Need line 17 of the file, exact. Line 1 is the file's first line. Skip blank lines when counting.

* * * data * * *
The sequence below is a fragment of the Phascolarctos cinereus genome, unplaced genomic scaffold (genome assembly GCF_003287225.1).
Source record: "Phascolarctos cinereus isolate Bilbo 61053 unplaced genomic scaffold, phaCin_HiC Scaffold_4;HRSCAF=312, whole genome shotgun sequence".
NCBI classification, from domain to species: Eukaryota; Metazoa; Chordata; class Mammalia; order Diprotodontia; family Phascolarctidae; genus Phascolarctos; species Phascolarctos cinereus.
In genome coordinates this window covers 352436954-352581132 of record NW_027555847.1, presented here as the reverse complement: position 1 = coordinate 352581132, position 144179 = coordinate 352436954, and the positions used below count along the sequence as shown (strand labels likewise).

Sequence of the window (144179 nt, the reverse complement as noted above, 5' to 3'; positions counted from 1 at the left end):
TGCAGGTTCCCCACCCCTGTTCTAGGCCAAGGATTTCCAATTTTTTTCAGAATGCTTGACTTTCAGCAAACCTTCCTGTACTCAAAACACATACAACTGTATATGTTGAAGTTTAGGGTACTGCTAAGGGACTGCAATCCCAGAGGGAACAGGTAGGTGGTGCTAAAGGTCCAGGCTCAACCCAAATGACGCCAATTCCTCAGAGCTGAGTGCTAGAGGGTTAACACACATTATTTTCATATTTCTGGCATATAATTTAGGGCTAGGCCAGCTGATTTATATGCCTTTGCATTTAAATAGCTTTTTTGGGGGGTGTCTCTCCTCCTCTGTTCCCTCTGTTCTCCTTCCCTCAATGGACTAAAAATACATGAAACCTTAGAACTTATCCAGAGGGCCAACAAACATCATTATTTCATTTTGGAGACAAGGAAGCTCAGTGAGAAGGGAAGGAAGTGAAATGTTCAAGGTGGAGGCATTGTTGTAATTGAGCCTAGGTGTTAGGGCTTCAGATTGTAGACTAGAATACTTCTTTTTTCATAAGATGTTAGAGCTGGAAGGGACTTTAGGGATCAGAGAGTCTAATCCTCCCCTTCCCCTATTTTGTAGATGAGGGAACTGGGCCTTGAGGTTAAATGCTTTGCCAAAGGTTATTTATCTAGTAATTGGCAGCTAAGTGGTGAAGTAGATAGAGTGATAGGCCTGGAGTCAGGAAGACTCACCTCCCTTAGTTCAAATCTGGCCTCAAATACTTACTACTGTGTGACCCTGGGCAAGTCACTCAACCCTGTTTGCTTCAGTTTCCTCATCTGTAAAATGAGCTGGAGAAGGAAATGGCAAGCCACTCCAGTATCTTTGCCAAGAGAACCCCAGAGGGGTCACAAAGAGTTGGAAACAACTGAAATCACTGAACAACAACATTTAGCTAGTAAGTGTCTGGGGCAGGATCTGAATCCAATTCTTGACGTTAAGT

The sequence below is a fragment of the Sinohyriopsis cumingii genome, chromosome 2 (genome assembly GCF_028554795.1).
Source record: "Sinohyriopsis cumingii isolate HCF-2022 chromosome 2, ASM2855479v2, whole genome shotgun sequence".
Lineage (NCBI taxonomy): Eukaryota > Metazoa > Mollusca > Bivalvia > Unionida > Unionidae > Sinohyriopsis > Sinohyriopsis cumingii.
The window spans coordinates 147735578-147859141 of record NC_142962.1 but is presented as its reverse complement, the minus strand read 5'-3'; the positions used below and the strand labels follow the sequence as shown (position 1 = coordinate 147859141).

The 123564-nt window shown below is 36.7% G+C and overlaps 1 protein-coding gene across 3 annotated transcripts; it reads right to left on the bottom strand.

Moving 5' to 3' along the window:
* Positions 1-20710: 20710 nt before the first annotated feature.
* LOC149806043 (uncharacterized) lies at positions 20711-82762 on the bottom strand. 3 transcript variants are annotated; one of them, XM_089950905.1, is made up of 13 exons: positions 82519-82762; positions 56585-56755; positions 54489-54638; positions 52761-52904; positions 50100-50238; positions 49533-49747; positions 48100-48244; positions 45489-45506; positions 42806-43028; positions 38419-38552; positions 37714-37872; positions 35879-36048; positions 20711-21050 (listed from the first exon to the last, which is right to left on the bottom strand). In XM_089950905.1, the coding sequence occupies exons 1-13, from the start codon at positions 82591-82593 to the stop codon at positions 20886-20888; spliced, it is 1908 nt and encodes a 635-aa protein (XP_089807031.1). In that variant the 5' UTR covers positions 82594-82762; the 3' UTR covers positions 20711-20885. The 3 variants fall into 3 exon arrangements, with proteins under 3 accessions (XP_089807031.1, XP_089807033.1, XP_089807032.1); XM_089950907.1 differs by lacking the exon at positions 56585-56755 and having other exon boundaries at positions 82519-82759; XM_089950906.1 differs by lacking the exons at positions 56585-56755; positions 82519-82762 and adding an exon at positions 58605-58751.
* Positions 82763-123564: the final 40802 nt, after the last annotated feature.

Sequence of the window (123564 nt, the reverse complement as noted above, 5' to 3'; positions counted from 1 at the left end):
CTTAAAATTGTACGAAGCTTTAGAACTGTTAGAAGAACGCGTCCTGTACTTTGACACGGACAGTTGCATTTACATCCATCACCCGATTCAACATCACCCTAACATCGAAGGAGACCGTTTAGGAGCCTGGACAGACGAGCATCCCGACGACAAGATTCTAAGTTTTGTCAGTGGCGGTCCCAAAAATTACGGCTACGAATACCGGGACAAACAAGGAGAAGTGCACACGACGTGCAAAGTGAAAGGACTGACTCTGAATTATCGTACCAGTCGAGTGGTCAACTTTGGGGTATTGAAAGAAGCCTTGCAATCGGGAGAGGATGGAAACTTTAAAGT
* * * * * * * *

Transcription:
CTTAAAATTGTACGAAGCTTTAGAACTGTTAGAAGAACGCGTCCTGTACTTTGACACGGACAGTTGCATTTACATCCATCACCCGATTCAACATCACCCTAACATCGAAGGAGACCGTTTAGGAGCCTGGACAGACGAGCATCCCGACGACAAGATTCTAAGTTTTGTCAGTGGCGGTCCCAAAAATTACGGCTACGAATACCGGGACAAACAAGGAGAAGTGCACACGACGTGCAAAGTGAAAGGACTGACTCTGAATTATCGTACCAGTCGAGTGGTCAACTTTGGGGTATTGAAAGAAGCCTTGCAATCGGGAGAGGATGGAAACTTTAAAGT